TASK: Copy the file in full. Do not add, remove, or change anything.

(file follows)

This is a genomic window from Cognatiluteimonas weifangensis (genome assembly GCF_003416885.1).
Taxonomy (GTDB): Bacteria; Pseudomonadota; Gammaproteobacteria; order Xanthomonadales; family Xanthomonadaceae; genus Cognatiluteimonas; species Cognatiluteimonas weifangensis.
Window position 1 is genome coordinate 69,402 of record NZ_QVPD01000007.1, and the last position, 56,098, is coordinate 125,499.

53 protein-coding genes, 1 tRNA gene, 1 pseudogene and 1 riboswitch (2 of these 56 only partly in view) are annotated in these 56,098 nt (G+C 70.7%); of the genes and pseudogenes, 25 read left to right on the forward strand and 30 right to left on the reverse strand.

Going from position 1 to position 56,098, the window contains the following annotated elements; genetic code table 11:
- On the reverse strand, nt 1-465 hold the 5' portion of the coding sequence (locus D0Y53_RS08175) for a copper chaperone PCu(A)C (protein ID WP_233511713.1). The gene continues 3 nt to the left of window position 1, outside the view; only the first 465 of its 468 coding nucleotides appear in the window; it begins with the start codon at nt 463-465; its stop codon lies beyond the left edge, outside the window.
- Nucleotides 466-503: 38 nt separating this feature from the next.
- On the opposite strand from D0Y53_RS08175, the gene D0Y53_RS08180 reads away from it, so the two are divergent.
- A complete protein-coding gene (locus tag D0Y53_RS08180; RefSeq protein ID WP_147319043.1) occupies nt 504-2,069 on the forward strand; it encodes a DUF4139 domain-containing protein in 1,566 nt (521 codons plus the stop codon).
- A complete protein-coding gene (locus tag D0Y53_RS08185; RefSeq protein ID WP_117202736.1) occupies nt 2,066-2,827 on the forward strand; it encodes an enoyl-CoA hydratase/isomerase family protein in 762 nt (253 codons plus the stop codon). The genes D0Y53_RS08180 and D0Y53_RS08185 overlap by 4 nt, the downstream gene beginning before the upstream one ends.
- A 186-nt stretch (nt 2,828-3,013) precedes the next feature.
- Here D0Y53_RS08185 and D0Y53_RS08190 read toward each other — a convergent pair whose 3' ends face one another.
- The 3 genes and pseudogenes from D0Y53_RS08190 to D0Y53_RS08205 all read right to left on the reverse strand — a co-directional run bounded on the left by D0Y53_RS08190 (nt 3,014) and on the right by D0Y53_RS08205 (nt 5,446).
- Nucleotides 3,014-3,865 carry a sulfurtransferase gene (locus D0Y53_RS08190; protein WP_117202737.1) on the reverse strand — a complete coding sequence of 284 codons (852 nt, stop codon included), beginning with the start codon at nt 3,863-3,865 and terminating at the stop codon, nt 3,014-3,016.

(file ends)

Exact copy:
This is a genomic window from Cognatiluteimonas weifangensis (genome assembly GCF_003416885.1).
Taxonomy (GTDB): Bacteria; Pseudomonadota; Gammaproteobacteria; order Xanthomonadales; family Xanthomonadaceae; genus Cognatiluteimonas; species Cognatiluteimonas weifangensis.
Window position 1 is genome coordinate 69,402 of record NZ_QVPD01000007.1, and the last position, 56,098, is coordinate 125,499.

53 protein-coding genes, 1 tRNA gene, 1 pseudogene and 1 riboswitch (2 of these 56 only partly in view) are annotated in these 56,098 nt (G+C 70.7%); of the genes and pseudogenes, 25 read left to right on the forward strand and 30 right to left on the reverse strand.

Going from position 1 to position 56,098, the window contains the following annotated elements; genetic code table 11:
- On the reverse strand, nt 1-465 hold the 5' portion of the coding sequence (locus D0Y53_RS08175) for a copper chaperone PCu(A)C (protein ID WP_233511713.1). The gene continues 3 nt to the left of window position 1, outside the view; only the first 465 of its 468 coding nucleotides appear in the window; it begins with the start codon at nt 463-465; its stop codon lies beyond the left edge, outside the window.
- Nucleotides 466-503: 38 nt separating this feature from the next.
- On the opposite strand from D0Y53_RS08175, the gene D0Y53_RS08180 reads away from it, so the two are divergent.
- A complete protein-coding gene (locus tag D0Y53_RS08180; RefSeq protein ID WP_147319043.1) occupies nt 504-2,069 on the forward strand; it encodes a DUF4139 domain-containing protein in 1,566 nt (521 codons plus the stop codon).
- A complete protein-coding gene (locus tag D0Y53_RS08185; RefSeq protein ID WP_117202736.1) occupies nt 2,066-2,827 on the forward strand; it encodes an enoyl-CoA hydratase/isomerase family protein in 762 nt (253 codons plus the stop codon). The genes D0Y53_RS08180 and D0Y53_RS08185 overlap by 4 nt, the downstream gene beginning before the upstream one ends.
- A 186-nt stretch (nt 2,828-3,013) precedes the next feature.
- Here D0Y53_RS08185 and D0Y53_RS08190 read toward each other — a convergent pair whose 3' ends face one another.
- The 3 genes and pseudogenes from D0Y53_RS08190 to D0Y53_RS08205 all read right to left on the reverse strand — a co-directional run bounded on the left by D0Y53_RS08190 (nt 3,014) and on the right by D0Y53_RS08205 (nt 5,446).
- Nucleotides 3,014-3,865 carry a sulfurtransferase gene (locus D0Y53_RS08190; protein WP_117202737.1) on the reverse strand — a complete coding sequence of 284 codons (852 nt, stop codon included), beginning with the start codon at nt 3,863-3,865 and terminating at the stop codon, nt 3,014-3,016.